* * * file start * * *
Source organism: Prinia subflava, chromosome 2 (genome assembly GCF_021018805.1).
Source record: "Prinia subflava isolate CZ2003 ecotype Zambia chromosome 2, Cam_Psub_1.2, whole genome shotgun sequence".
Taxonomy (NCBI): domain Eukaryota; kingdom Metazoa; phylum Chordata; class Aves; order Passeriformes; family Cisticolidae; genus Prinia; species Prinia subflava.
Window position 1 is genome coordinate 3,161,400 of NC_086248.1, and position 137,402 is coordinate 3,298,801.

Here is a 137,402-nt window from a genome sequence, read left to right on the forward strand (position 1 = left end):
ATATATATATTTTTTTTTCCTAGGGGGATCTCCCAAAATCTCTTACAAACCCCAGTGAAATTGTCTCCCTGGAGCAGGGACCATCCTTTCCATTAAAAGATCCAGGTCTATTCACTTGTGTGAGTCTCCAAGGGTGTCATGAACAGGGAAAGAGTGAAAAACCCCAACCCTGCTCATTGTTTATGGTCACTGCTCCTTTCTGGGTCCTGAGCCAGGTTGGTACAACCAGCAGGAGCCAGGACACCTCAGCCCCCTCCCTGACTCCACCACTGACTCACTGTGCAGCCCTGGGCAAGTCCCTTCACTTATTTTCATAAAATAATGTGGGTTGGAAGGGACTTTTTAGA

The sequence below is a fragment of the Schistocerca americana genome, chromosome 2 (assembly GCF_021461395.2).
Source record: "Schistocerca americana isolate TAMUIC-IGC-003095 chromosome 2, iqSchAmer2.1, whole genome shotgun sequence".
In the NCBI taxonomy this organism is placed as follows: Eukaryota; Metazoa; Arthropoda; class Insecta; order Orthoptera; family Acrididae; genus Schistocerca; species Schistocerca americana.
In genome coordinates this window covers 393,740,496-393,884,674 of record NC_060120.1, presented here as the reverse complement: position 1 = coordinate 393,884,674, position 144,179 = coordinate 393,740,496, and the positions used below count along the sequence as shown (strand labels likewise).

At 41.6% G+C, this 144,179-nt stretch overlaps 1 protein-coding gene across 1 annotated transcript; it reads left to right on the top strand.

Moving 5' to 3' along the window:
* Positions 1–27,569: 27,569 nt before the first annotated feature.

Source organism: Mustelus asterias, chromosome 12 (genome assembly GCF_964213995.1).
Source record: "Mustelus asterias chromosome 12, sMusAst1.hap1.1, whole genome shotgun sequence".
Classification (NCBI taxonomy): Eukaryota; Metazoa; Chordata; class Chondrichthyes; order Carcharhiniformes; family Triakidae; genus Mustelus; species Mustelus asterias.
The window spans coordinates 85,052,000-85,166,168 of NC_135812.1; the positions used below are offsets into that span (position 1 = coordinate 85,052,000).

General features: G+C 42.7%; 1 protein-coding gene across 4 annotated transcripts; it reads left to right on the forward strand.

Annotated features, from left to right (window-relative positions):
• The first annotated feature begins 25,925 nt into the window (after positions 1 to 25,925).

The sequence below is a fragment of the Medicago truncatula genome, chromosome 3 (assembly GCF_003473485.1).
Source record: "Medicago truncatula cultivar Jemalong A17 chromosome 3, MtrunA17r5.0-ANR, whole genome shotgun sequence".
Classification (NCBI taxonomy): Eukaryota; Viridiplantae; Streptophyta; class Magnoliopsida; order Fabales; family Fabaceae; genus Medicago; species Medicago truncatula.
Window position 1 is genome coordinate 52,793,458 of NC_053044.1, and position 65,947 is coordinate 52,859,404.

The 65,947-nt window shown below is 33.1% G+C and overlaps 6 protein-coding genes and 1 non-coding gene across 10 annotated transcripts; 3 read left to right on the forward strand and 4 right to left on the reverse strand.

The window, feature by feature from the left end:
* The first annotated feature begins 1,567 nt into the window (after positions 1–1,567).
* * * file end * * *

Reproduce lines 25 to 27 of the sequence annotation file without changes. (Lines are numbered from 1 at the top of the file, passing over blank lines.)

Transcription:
The 65,947-nt window shown below is 33.1% G+C and overlaps 6 protein-coding genes and 1 non-coding gene across 10 annotated transcripts; 3 read left to right on the forward strand and 4 right to left on the reverse strand.

The window, feature by feature from the left end:
* The first annotated feature begins 1,567 nt into the window (after positions 1–1,567).